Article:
SERSD student 2019-2021

+46 735 93 14 18




  • Text

Alicia Björnsdotter is interested in the intersection between large transformative ideas, niche innovations and current power structures, as well as both rural and urban initiatives creating synergies between ecosystems and human well-being.

Profile summary

  • Political science and economics
  • Alternative economic systems, future visions
  • Nature-based solutions, re-greening, agroforestry
  • Qualitative methods
  • Eastern Africa and the Sahel

Having always looked for opportunities to interact with disciplines and focus areas other than her own, Björnsdotter decided to apply to the programme after coming in contact with GRAID and SwedBio during a Sida internship. She hopes to gain tools and knowledge to in the future help bridging gaps between her own field and the natural sciences, as well as between science, policy and practice in general.

Björnsdotter has previously studied Political science and Economics at Uppsala university, International Relations at McGill University and Economic history and International Environmental Law at Institut d’études politiques de Paris, as well as worked with public administration and translation of french and swahili within government agencies.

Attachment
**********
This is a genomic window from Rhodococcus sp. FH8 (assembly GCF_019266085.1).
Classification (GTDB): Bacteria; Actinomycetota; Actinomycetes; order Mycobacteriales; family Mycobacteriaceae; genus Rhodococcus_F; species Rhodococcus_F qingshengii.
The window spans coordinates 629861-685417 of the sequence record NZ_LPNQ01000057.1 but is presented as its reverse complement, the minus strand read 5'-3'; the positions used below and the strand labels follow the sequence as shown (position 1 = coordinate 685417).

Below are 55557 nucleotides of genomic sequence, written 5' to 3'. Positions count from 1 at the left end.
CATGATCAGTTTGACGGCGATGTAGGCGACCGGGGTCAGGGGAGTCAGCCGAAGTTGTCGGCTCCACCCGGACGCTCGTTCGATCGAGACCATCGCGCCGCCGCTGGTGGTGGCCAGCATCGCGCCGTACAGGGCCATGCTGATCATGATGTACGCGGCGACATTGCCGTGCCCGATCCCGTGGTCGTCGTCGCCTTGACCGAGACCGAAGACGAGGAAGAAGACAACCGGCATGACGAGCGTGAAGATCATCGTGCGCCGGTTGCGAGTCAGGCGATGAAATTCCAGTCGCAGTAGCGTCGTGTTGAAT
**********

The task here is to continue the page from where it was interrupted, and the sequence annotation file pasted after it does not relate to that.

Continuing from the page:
Previous to her studies, she spent tree years travelling and WWOOFing around the world which, especially working with Greenpeace and indigenous communities in Western Canada, sparked a passion for human-nature relationships and the political, economic, and social structures that hinder or enable these.

So far, Björnsdotter has engaged mainly in topics related to sub-Saharan Africa as a region. She focused her bachelor thesis on Africa-China relations, has initiated and carried out initiatives related to small-scale farming and agroforestry in rural Malawi, and spent six months in Ethiopia as a trainee within Sida’s regional programme, where she focused mainly on projects related to the African Union, disaster risk reduction in the Horn of Africa as well as forest management and climate related security risks in Western Sahel.

Content facts...